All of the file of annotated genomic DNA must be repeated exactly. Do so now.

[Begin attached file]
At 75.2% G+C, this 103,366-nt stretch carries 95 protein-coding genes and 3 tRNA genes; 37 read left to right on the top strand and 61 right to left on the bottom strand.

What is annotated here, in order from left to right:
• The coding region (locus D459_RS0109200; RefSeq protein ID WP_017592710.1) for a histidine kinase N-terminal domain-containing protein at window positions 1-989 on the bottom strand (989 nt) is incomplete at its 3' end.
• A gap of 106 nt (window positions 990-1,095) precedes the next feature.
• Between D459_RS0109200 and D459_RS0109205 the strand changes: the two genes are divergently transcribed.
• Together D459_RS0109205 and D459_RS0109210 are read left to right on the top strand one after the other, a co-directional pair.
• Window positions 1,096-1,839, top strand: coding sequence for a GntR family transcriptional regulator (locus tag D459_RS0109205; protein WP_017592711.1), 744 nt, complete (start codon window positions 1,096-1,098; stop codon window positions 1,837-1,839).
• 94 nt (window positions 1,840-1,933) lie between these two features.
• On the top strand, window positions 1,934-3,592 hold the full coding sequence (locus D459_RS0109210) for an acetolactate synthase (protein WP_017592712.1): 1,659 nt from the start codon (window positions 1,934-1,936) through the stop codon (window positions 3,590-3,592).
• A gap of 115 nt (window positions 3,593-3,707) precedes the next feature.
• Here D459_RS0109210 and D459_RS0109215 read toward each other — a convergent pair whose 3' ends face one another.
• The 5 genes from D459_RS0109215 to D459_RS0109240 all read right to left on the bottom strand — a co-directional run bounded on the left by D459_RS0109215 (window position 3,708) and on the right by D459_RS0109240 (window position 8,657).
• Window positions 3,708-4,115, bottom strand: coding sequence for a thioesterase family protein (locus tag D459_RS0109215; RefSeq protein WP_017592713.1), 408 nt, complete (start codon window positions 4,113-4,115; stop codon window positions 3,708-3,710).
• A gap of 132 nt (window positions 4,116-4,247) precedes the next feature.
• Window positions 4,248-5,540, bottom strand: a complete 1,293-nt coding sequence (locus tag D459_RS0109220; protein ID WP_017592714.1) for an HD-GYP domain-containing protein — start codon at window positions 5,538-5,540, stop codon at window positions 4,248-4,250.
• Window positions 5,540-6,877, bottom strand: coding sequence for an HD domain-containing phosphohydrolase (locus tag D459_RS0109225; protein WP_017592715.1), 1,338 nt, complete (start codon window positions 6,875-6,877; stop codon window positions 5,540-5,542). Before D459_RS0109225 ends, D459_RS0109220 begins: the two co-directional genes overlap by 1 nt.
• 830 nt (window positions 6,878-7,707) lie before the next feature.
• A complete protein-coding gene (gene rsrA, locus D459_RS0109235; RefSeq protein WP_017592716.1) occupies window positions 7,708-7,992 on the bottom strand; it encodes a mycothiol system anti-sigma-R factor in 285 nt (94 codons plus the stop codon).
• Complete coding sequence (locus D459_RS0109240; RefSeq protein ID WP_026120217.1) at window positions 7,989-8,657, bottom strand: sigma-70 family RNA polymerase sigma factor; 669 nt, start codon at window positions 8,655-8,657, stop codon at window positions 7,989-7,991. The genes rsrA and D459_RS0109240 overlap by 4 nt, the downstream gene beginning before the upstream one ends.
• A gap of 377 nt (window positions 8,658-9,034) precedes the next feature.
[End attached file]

At 75.2% G+C, this 103,366-nt stretch carries 95 protein-coding genes and 3 tRNA genes; 37 read left to right on the top strand and 61 right to left on the bottom strand.

What is annotated here, in order from left to right:
• The coding region (locus D459_RS0109200; RefSeq protein ID WP_017592710.1) for a histidine kinase N-terminal domain-containing protein at window positions 1-989 on the bottom strand (989 nt) is incomplete at its 3' end.
• A gap of 106 nt (window positions 990-1,095) precedes the next feature.
• Between D459_RS0109200 and D459_RS0109205 the strand changes: the two genes are divergently transcribed.
• Together D459_RS0109205 and D459_RS0109210 are read left to right on the top strand one after the other, a co-directional pair.
• Window positions 1,096-1,839, top strand: coding sequence for a GntR family transcriptional regulator (locus tag D459_RS0109205; protein WP_017592711.1), 744 nt, complete (start codon window positions 1,096-1,098; stop codon window positions 1,837-1,839).
• 94 nt (window positions 1,840-1,933) lie between these two features.
• On the top strand, window positions 1,934-3,592 hold the full coding sequence (locus D459_RS0109210) for an acetolactate synthase (protein WP_017592712.1): 1,659 nt from the start codon (window positions 1,934-1,936) through the stop codon (window positions 3,590-3,592).
• A gap of 115 nt (window positions 3,593-3,707) precedes the next feature.
• Here D459_RS0109210 and D459_RS0109215 read toward each other — a convergent pair whose 3' ends face one another.
• The 5 genes from D459_RS0109215 to D459_RS0109240 all read right to left on the bottom strand — a co-directional run bounded on the left by D459_RS0109215 (window position 3,708) and on the right by D459_RS0109240 (window position 8,657).
• Window positions 3,708-4,115, bottom strand: coding sequence for a thioesterase family protein (locus tag D459_RS0109215; RefSeq protein WP_017592713.1), 408 nt, complete (start codon window positions 4,113-4,115; stop codon window positions 3,708-3,710).
• A gap of 132 nt (window positions 4,116-4,247) precedes the next feature.
• Window positions 4,248-5,540, bottom strand: a complete 1,293-nt coding sequence (locus tag D459_RS0109220; protein ID WP_017592714.1) for an HD-GYP domain-containing protein — start codon at window positions 5,538-5,540, stop codon at window positions 4,248-4,250.
• Window positions 5,540-6,877, bottom strand: coding sequence for an HD domain-containing phosphohydrolase (locus tag D459_RS0109225; protein WP_017592715.1), 1,338 nt, complete (start codon window positions 6,875-6,877; stop codon window positions 5,540-5,542). Before D459_RS0109225 ends, D459_RS0109220 begins: the two co-directional genes overlap by 1 nt.
• 830 nt (window positions 6,878-7,707) lie before the next feature.
• A complete protein-coding gene (gene rsrA, locus D459_RS0109235; RefSeq protein WP_017592716.1) occupies window positions 7,708-7,992 on the bottom strand; it encodes a mycothiol system anti-sigma-R factor in 285 nt (94 codons plus the stop codon).
• Complete coding sequence (locus D459_RS0109240; RefSeq protein ID WP_026120217.1) at window positions 7,989-8,657, bottom strand: sigma-70 family RNA polymerase sigma factor; 669 nt, start codon at window positions 8,655-8,657, stop codon at window positions 7,989-7,991. The genes rsrA and D459_RS0109240 overlap by 4 nt, the downstream gene beginning before the upstream one ends.
• A gap of 377 nt (window positions 8,658-9,034) precedes the next feature.